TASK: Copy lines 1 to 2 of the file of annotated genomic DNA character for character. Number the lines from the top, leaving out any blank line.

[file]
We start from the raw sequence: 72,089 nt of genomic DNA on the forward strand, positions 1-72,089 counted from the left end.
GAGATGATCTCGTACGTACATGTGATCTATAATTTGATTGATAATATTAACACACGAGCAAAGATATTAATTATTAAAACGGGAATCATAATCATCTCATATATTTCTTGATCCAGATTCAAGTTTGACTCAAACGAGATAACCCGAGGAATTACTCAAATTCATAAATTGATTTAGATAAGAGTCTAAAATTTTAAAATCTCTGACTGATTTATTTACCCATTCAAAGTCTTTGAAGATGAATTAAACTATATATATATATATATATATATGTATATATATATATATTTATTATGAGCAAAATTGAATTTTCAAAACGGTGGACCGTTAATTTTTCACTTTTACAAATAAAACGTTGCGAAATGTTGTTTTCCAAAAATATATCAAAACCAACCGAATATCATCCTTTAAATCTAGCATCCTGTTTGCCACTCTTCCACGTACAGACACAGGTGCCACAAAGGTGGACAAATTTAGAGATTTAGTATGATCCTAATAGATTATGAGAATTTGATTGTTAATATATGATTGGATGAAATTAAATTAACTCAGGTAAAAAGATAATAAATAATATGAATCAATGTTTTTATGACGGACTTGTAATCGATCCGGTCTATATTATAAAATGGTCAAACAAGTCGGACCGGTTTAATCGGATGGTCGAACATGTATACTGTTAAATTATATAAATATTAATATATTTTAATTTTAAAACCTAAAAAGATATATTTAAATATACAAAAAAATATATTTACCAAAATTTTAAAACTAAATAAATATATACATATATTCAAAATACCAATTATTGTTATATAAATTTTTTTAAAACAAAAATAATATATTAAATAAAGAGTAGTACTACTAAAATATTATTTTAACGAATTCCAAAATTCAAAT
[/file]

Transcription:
We start from the raw sequence: 72,089 nt of genomic DNA on the forward strand, positions 1-72,089 counted from the left end.
GAGATGATCTCGTACGTACATGTGATCTATAATTTGATTGATAATATTAACACACGAGCAAAGATATTAATTATTAAAACGGGAATCATAATCATCTCATATATTTCTTGATCCAGATTCAAGTTTGACTCAAACGAGATAACCCGAGGAATTACTCAAATTCATAAATTGATTTAGATAAGAGTCTAAAATTTTAAAATCTCTGACTGATTTATTTACCCATTCAAAGTCTTTGAAGATGAATTAAACTATATATATATATATATATATATGTATATATATATATATTTATTATGAGCAAAATTGAATTTTCAAAACGGTGGACCGTTAATTTTTCACTTTTACAAATAAAACGTTGCGAAATGTTGTTTTCCAAAAATATATCAAAACCAACCGAATATCATCCTTTAAATCTAGCATCCTGTTTGCCACTCTTCCACGTACAGACACAGGTGCCACAAAGGTGGACAAATTTAGAGATTTAGTATGATCCTAATAGATTATGAGAATTTGATTGTTAATATATGATTGGATGAAATTAAATTAACTCAGGTAAAAAGATAATAAATAATATGAATCAATGTTTTTATGACGGACTTGTAATCGATCCGGTCTATATTATAAAATGGTCAAACAAGTCGGACCGGTTTAATCGGATGGTCGAACATGTATACTGTTAAATTATATAAATATTAATATATTTTAATTTTAAAACCTAAAAAGATATATTTAAATATACAAAAAAATATATTTACCAAAATTTTAAAACTAAATAAATATATACATATATTCAAAATACCAATTATTGTTATATAAATTTTTTTAAAACAAAAATAATATATTAAATAAAGAGTAGTACTACTAAAATATTATTTTAACGAATTCCAAAATTCAAAT